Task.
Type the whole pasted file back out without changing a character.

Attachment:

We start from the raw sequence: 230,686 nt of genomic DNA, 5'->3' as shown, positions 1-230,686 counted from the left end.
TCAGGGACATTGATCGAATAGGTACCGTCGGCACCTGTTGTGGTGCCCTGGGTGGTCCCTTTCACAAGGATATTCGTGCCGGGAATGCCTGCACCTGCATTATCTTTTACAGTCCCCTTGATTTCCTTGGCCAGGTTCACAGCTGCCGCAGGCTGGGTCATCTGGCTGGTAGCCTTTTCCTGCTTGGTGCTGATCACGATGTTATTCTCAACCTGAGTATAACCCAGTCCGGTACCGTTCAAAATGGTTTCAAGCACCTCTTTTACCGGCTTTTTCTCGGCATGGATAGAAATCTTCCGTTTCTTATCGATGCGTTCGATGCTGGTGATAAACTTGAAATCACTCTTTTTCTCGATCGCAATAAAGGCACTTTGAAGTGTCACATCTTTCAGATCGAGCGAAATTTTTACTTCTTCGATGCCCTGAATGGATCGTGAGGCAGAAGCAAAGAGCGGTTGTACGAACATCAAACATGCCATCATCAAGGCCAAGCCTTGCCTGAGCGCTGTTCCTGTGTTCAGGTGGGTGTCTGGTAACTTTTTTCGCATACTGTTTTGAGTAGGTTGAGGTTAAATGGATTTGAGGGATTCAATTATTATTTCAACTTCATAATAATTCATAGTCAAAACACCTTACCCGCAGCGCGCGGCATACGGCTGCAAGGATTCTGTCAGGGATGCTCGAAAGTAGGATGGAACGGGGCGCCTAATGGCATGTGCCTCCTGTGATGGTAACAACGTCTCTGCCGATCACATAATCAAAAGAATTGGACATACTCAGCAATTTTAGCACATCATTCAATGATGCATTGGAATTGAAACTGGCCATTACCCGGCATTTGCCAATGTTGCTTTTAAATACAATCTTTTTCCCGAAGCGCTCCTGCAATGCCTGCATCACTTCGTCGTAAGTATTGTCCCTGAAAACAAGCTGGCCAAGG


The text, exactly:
We start from the raw sequence: 230,686 nt of genomic DNA, 5'->3' as shown, positions 1-230,686 counted from the left end.
TCAGGGACATTGATCGAATAGGTACCGTCGGCACCTGTTGTGGTGCCCTGGGTGGTCCCTTTCACAAGGATATTCGTGCCGGGAATGCCTGCACCTGCATTATCTTTTACAGTCCCCTTGATTTCCTTGGCCAGGTTCACAGCTGCCGCAGGCTGGGTCATCTGGCTGGTAGCCTTTTCCTGCTTGGTGCTGATCACGATGTTATTCTCAACCTGAGTATAACCCAGTCCGGTACCGTTCAAAATGGTTTCAAGCACCTCTTTTACCGGCTTTTTCTCGGCATGGATAGAAATCTTCCGTTTCTTATCGATGCGTTCGATGCTGGTGATAAACTTGAAATCACTCTTTTTCTCGATCGCAATAAAGGCACTTTGAAGTGTCACATCTTTCAGATCGAGCGAAATTTTTACTTCTTCGATGCCCTGAATGGATCGTGAGGCAGAAGCAAAGAGCGGTTGTACGAACATCAAACATGCCATCATCAAGGCCAAGCCTTGCCTGAGCGCTGTTCCTGTGTTCAGGTGGGTGTCTGGTAACTTTTTTCGCATACTGTTTTGAGTAGGTTGAGGTTAAATGGATTTGAGGGATTCAATTATTATTTCAACTTCATAATAATTCATAGTCAAAACACCTTACCCGCAGCGCGCGGCATACGGCTGCAAGGATTCTGTCAGGGATGCTCGAAAGTAGGATGGAACGGGGCGCCTAATGGCATGTGCCTCCTGTGATGGTAACAACGTCTCTGCCGATCACATAATCAAAAGAATTGGACATACTCAGCAATTTTAGCACATCATTCAATGATGCATTGGAATTGAAACTGGCCATTACCCGGCATTTGCCAATGTTGCTTTTAAATACAATCTTTTTCCCGAAGCGCTCCTGCAATGCCTGCATCACTTCGTCGTAAGTATTGTCCCTGAAAACAAGCTGGCCAAGG